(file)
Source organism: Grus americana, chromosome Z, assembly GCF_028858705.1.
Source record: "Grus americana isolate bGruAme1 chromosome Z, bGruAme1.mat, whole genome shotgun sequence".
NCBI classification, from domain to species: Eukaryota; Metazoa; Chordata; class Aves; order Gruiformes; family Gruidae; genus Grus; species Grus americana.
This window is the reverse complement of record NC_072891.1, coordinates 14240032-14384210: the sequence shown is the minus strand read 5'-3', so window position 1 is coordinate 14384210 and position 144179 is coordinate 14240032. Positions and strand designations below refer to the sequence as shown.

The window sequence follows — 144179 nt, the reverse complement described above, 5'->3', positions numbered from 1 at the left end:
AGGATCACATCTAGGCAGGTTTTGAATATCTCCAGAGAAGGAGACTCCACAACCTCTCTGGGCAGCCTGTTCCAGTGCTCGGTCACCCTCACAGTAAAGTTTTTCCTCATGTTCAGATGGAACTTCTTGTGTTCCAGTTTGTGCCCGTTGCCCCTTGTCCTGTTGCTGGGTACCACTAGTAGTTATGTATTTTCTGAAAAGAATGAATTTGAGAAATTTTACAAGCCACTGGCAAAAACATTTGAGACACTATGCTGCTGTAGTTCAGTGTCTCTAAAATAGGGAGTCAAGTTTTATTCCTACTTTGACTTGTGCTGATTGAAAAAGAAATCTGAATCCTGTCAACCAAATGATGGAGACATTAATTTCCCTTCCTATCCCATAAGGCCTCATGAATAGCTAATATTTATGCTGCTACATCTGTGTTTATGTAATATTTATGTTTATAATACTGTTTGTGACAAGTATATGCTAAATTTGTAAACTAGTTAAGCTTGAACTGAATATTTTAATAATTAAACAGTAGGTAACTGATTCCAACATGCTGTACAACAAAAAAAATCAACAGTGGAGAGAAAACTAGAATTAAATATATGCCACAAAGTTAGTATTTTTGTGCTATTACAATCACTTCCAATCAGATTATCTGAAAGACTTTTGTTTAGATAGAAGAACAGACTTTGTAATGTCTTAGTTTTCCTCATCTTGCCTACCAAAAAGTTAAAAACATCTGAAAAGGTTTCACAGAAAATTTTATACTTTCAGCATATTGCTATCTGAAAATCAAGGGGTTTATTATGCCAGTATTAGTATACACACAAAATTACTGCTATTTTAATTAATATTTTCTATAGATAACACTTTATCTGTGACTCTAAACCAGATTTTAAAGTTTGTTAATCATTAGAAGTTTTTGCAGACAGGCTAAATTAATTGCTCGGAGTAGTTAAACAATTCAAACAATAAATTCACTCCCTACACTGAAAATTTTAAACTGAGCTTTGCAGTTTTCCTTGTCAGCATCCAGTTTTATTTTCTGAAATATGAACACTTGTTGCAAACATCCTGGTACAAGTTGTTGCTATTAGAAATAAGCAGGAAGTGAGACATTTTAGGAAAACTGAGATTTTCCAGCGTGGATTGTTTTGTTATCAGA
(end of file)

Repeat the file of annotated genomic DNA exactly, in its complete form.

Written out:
Source organism: Grus americana, chromosome Z, assembly GCF_028858705.1.
Source record: "Grus americana isolate bGruAme1 chromosome Z, bGruAme1.mat, whole genome shotgun sequence".
NCBI classification, from domain to species: Eukaryota; Metazoa; Chordata; class Aves; order Gruiformes; family Gruidae; genus Grus; species Grus americana.
This window is the reverse complement of record NC_072891.1, coordinates 14240032-14384210: the sequence shown is the minus strand read 5'-3', so window position 1 is coordinate 14384210 and position 144179 is coordinate 14240032. Positions and strand designations below refer to the sequence as shown.

The window sequence follows — 144179 nt, the reverse complement described above, 5'->3', positions numbered from 1 at the left end:
AGGATCACATCTAGGCAGGTTTTGAATATCTCCAGAGAAGGAGACTCCACAACCTCTCTGGGCAGCCTGTTCCAGTGCTCGGTCACCCTCACAGTAAAGTTTTTCCTCATGTTCAGATGGAACTTCTTGTGTTCCAGTTTGTGCCCGTTGCCCCTTGTCCTGTTGCTGGGTACCACTAGTAGTTATGTATTTTCTGAAAAGAATGAATTTGAGAAATTTTACAAGCCACTGGCAAAAACATTTGAGACACTATGCTGCTGTAGTTCAGTGTCTCTAAAATAGGGAGTCAAGTTTTATTCCTACTTTGACTTGTGCTGATTGAAAAAGAAATCTGAATCCTGTCAACCAAATGATGGAGACATTAATTTCCCTTCCTATCCCATAAGGCCTCATGAATAGCTAATATTTATGCTGCTACATCTGTGTTTATGTAATATTTATGTTTATAATACTGTTTGTGACAAGTATATGCTAAATTTGTAAACTAGTTAAGCTTGAACTGAATATTTTAATAATTAAACAGTAGGTAACTGATTCCAACATGCTGTACAACAAAAAAAATCAACAGTGGAGAGAAAACTAGAATTAAATATATGCCACAAAGTTAGTATTTTTGTGCTATTACAATCACTTCCAATCAGATTATCTGAAAGACTTTTGTTTAGATAGAAGAACAGACTTTGTAATGTCTTAGTTTTCCTCATCTTGCCTACCAAAAAGTTAAAAACATCTGAAAAGGTTTCACAGAAAATTTTATACTTTCAGCATATTGCTATCTGAAAATCAAGGGGTTTATTATGCCAGTATTAGTATACACACAAAATTACTGCTATTTTAATTAATATTTTCTATAGATAACACTTTATCTGTGACTCTAAACCAGATTTTAAAGTTTGTTAATCATTAGAAGTTTTTGCAGACAGGCTAAATTAATTGCTCGGAGTAGTTAAACAATTCAAACAATAAATTCACTCCCTACACTGAAAATTTTAAACTGAGCTTTGCAGTTTTCCTTGTCAGCATCCAGTTTTATTTTCTGAAATATGAACACTTGTTGCAAACATCCTGGTACAAGTTGTTGCTATTAGAAATAAGCAGGAAGTGAGACATTTTAGGAAAACTGAGATTTTCCAGCGTGGATTGTTTTGTTATCAGA